The chance of you having been bothered by nuisance calls recently is as high as the chance of Rafael Nadal winning the French Open. It simply looks inevitable. Only if you are registered on the TPS, you can hope to reduce the number of spam calls interrupting your daily routine and causing you unnecessary anxiety.
So, what’s the TPS?
The TPS, or Telephone Preference Service, is a free service run by the Direct Marketing Association (DMA), and overseen by Ofcom. The TPS is essentially a register holding the numbers of those people who have opted out of receiving unsolicited sales and marketing calls. It is unlawful for an organisation to makes calls to numbers registered on the TPS unless they have consent to do so.
The organisations which want to make sales calls to members of public, are obliged to screen their sales lists against the TPS register, and remove those numbers that are on it. The frequency of the checks you must perform is at least one every 28 days.
Non-compliance, or mere neglection of the rule, could send your business in a turmoil of troubles. The Information Commissioner’s Office (ICO) is the body that takes actions against the organisations that have breached the Privacy and Electronic Communications Regulations 2003.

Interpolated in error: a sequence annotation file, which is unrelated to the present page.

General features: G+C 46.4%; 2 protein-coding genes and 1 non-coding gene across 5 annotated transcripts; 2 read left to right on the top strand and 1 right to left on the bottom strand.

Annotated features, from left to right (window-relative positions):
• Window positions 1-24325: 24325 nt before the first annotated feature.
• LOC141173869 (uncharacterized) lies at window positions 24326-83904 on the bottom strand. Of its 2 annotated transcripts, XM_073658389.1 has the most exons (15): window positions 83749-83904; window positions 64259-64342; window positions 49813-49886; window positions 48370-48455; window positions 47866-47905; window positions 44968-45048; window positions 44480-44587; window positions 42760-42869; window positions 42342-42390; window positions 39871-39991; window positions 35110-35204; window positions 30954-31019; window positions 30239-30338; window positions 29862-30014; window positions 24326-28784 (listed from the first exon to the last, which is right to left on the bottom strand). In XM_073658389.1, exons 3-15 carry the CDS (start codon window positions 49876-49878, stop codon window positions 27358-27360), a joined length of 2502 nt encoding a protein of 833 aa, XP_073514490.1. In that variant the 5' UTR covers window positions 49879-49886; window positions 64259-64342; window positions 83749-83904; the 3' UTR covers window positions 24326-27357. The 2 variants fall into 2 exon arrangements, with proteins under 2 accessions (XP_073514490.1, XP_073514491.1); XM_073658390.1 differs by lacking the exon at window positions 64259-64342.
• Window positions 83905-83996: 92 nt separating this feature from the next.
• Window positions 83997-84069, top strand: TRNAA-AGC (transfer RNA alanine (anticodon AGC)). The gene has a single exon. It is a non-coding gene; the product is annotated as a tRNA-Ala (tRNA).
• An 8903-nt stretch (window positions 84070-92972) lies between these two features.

In addition to a hefty fine of between £50 000 and £500 000, the penalised business will need to find a way to clean its smeared reputation, the bad publicity of messing with the ICO could bring about.
And, unfortunately, the examples of companies stubbornly refusing to respect the TPS, are abundant. One of the recent cases involved an Essex firm being fined £50 000 for making nuisance calls to people who have clearly expressed their desire not to be contacted. The TPS received 160 complaints about the company in question between January and August 2016, and the ICO received further 27 complaints directly.
Mind the small print
The TPS is a helpful service but it’s not overreaching and is certainly far from perfect. If you want to stop receiving unwanted calls, you have to help yourself by paying attention to what you confirm. Sometimes, even if you are on the TPS, you may inadvertently agree that a particular organisation makes sales calls to you. Your consent remains until you contact the organisation directly and express your will to be removed from their marketing lists.
How effective is the TPS?
The TPS is not ideal, and a research commissioned by Ofcom and the ICO in 2014, confirmed that the service has its flaws. The results showed that the TPS was able to block only 35% of all cold calls. This called for the introduction of tougher enforcement actions from the ICO. As of the present moment, we don’t have further information if the TPS has increased its efficiency rates after the level of fines was levied in October 2014. However, the spam calls are still deemed a problem by individuals and corporations, alike, which tells us that there is more work to be done.